“Love me tender”

The deadline for tendering — see: offering — contracts to any arbitration-eligible players is midnight ET on Monday night. For the Indians, that means decisions on seven of their players.

Among Cleveland’s arb eligibles this winter are sinkerballer Justin Masterson, shortstop Asdrubal Cabrera, right fielder Shin-Soo Choo, closer Chris Perez, third baseman Jack Hannahan, sidearmer Joe Smith and lefty Rafael Perez.

The way I see it, the Tribe really only has one or two debatable contracts within that lot. If a team decides to “non-tender” one of its players, he would enter the pool of free agents. The Indians will surely be scanning the newest layer of players on the open market to see if there are potential fits for upgrading their roster.

The Indians continue to hunt for offensive help — still looking at the free-agent and trade routes for a possible solution — but the club does not have a ton of financial flexibility. That means, if Cleveland wants to bring on a Major League contract (one that costs some significant dough), the team might need to shed some salary.

One way to do this is through the non-tender process.

With that in mind, let’s take a look at the Tribe’s seven arbitration cases:

1. Masterson – Went 12-10 with a 3.21 ERA last year, piling up 216 innings while emerging as the rotation’s most consistent arm. Might’ve won 15+ games had it not been for some ugly stretches with a lack of run support. The righty made $468,400 last year and is eligible for arbitration for the first time. Considering Masterson might be Cleveland’s Opening Day starter, it’s a shoo-in that he is offered arbitation.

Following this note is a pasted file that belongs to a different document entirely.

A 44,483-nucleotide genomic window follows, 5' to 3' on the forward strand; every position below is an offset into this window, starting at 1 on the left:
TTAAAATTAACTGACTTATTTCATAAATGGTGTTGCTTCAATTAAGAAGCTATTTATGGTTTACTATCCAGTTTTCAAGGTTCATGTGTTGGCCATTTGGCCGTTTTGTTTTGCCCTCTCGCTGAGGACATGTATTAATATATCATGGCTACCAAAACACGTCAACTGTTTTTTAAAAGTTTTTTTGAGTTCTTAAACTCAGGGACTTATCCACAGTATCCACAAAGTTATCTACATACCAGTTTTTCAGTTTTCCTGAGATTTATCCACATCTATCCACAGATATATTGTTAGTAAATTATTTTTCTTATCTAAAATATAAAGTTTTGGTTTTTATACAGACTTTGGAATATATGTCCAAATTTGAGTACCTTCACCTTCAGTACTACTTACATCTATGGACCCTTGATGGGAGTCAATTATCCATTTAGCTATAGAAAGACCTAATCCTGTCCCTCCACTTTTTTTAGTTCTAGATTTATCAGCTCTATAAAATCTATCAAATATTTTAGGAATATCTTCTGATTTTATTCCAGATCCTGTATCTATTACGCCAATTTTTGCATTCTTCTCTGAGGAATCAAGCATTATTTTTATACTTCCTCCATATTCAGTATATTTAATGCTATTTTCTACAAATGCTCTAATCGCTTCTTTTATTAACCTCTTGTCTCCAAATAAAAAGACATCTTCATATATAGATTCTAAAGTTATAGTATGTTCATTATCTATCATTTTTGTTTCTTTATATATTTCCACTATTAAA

2. Cabrera — Asdrubal started for the AL All-Star team in 2011 and enjoyed a breakout season for the Indians. He hit .273 with 25 homers, 32 doubles, 87 runs scored and 92 RBIs. He set a franchise record for homers by a shortstop. Like Masterson, it’s pretty much a given that Cabrera, who made $2.025 million last year, will be tendered a contract. The only mystery to this point is why the Indians haven’t locked him up to a multi-year deal.

3. Choo – The Indians right fielder labored through a rough season on and off the field in 2011. He was arrested for DUI in May, broke his left thumb in June and suffered an oblique injury later in the year. Overall, he hit .259 with eight homers and 36 RBIs in only 85 games while making $3.975 million. Choo will be back in 2012.

4. Chris Perez – CP made an All-Star team, saved 36 games and anchored one of the best bullpens in baseball during the 2011 season. The right-hander made $2.225 million in the process. Teams have checked in on Perez’s availability this winter, but all signs point to Pure Rage being back for 2012. He’ll be tendered.

5. Hannahan – The Indians added Hannahan on a Minor League contract last winter and he wound up making the Opening Day roster. He proceeded to give Cleveland Gold Glove-caliber defense and a bat that got hot in spurts throughout the year. He made $500,000 last year and is eligible for arb for the first time this winter. The Indians have no plans to add a third baseman this winter, meaning it’s Lonnie Chisenhall and Hannahan as the front-runners for Opening Day. That said, expect “Supermanahan” to be tendered tonight.

6. Smith – The siderarmer earned $870,000 last season and turned in a career year for the Indians. Smith posted a 2.01 ERA over 71 games, during which he had a .217 average against over 67 innings. Smith’s contract is still affordable and I fully expect him to be tendered before tonight’s deadline.

7. Raffy Perez – Really, this is the only case where I see real debate. Perez earned $1.33 million a year ago and is due a raise after posting a 3.00 ERA over 71 appearances in 2011. That is a solid chunk of change for a lefty reliever. If the Indians feel there’s a viable alternative on the open market (or internall), then Perez could be non-tendered tonight. That said, I’m expecting him to be offered a contract.

I will update later tonight with the Indians’ decisions.

UPDATE: 7:21 p.m. ET – The Indians have tendered contracts to all unsigned players on their 40-man roster. That includes the seven players (listed above) who are eligible for arbitration.

–JB

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